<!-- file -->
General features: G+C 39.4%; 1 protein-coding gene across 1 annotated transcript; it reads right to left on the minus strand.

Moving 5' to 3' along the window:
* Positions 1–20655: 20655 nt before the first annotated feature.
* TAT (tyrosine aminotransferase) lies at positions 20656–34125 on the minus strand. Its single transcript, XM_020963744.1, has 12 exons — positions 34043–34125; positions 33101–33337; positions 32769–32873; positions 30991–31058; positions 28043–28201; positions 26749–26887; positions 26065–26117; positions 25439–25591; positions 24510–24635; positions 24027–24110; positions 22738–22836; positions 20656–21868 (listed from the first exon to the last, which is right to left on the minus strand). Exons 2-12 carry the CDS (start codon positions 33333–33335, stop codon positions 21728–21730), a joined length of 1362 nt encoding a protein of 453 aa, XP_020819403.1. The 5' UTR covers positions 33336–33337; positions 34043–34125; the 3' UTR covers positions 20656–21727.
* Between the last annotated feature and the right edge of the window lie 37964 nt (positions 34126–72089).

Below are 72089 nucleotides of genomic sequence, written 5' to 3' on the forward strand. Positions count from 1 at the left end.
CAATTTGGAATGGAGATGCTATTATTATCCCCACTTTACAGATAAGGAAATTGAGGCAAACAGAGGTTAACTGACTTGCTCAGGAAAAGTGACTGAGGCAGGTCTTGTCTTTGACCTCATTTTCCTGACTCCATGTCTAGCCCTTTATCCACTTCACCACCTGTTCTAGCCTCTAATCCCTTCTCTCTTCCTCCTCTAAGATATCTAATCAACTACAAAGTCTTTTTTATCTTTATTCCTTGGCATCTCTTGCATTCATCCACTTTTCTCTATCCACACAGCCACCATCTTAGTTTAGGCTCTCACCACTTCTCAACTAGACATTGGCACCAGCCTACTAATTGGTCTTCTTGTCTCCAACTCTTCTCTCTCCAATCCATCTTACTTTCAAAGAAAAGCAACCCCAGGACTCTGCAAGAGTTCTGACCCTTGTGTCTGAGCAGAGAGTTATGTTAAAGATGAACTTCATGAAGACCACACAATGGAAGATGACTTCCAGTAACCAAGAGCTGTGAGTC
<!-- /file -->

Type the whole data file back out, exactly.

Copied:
General features: G+C 39.4%; 1 protein-coding gene across 1 annotated transcript; it reads right to left on the minus strand.

Moving 5' to 3' along the window:
* Positions 1–20655: 20655 nt before the first annotated feature.
* TAT (tyrosine aminotransferase) lies at positions 20656–34125 on the minus strand. Its single transcript, XM_020963744.1, has 12 exons — positions 34043–34125; positions 33101–33337; positions 32769–32873; positions 30991–31058; positions 28043–28201; positions 26749–26887; positions 26065–26117; positions 25439–25591; positions 24510–24635; positions 24027–24110; positions 22738–22836; positions 20656–21868 (listed from the first exon to the last, which is right to left on the minus strand). Exons 2-12 carry the CDS (start codon positions 33333–33335, stop codon positions 21728–21730), a joined length of 1362 nt encoding a protein of 453 aa, XP_020819403.1. The 5' UTR covers positions 33336–33337; positions 34043–34125; the 3' UTR covers positions 20656–21727.
* Between the last annotated feature and the right edge of the window lie 37964 nt (positions 34126–72089).

Below are 72089 nucleotides of genomic sequence, written 5' to 3' on the forward strand. Positions count from 1 at the left end.
CAATTTGGAATGGAGATGCTATTATTATCCCCACTTTACAGATAAGGAAATTGAGGCAAACAGAGGTTAACTGACTTGCTCAGGAAAAGTGACTGAGGCAGGTCTTGTCTTTGACCTCATTTTCCTGACTCCATGTCTAGCCCTTTATCCACTTCACCACCTGTTCTAGCCTCTAATCCCTTCTCTCTTCCTCCTCTAAGATATCTAATCAACTACAAAGTCTTTTTTATCTTTATTCCTTGGCATCTCTTGCATTCATCCACTTTTCTCTATCCACACAGCCACCATCTTAGTTTAGGCTCTCACCACTTCTCAACTAGACATTGGCACCAGCCTACTAATTGGTCTTCTTGTCTCCAACTCTTCTCTCTCCAATCCATCTTACTTTCAAAGAAAAGCAACCCCAGGACTCTGCAAGAGTTCTGACCCTTGTGTCTGAGCAGAGAGTTATGTTAAAGATGAACTTCATGAAGACCACACAATGGAAGATGACTTCCAGTAACCAAGAGCTGTGAGTC